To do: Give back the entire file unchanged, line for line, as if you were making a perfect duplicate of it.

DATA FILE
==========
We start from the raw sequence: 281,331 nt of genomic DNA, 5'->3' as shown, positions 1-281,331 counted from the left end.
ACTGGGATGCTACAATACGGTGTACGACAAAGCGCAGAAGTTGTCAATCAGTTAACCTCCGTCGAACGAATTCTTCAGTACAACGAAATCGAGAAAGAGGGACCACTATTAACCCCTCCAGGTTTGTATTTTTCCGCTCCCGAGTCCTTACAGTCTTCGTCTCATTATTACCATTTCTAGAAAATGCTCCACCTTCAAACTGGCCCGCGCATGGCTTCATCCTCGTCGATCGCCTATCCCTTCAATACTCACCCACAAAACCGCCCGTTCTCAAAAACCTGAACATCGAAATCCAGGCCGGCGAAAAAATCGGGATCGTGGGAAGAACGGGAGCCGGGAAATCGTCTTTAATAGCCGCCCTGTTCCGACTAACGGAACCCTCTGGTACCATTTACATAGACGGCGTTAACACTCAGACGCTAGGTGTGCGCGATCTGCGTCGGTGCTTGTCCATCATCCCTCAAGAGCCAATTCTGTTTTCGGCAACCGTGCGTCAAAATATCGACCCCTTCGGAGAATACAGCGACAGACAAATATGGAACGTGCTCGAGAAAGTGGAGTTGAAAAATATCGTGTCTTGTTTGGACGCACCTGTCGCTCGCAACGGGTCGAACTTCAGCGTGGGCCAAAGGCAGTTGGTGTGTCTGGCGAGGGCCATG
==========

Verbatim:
We start from the raw sequence: 281,331 nt of genomic DNA, 5'->3' as shown, positions 1-281,331 counted from the left end.
ACTGGGATGCTACAATACGGTGTACGACAAAGCGCAGAAGTTGTCAATCAGTTAACCTCCGTCGAACGAATTCTTCAGTACAACGAAATCGAGAAAGAGGGACCACTATTAACCCCTCCAGGTTTGTATTTTTCCGCTCCCGAGTCCTTACAGTCTTCGTCTCATTATTACCATTTCTAGAAAATGCTCCACCTTCAAACTGGCCCGCGCATGGCTTCATCCTCGTCGATCGCCTATCCCTTCAATACTCACCCACAAAACCGCCCGTTCTCAAAAACCTGAACATCGAAATCCAGGCCGGCGAAAAAATCGGGATCGTGGGAAGAACGGGAGCCGGGAAATCGTCTTTAATAGCCGCCCTGTTCCGACTAACGGAACCCTCTGGTACCATTTACATAGACGGCGTTAACACTCAGACGCTAGGTGTGCGCGATCTGCGTCGGTGCTTGTCCATCATCCCTCAAGAGCCAATTCTGTTTTCGGCAACCGTGCGTCAAAATATCGACCCCTTCGGAGAATACAGCGACAGACAAATATGGAACGTGCTCGAGAAAGTGGAGTTGAAAAATATCGTGTCTTGTTTGGACGCACCTGTCGCTCGCAACGGGTCGAACTTCAGCGTGGGCCAAAGGCAGTTGGTGTGTCTGGCGAGGGCCATG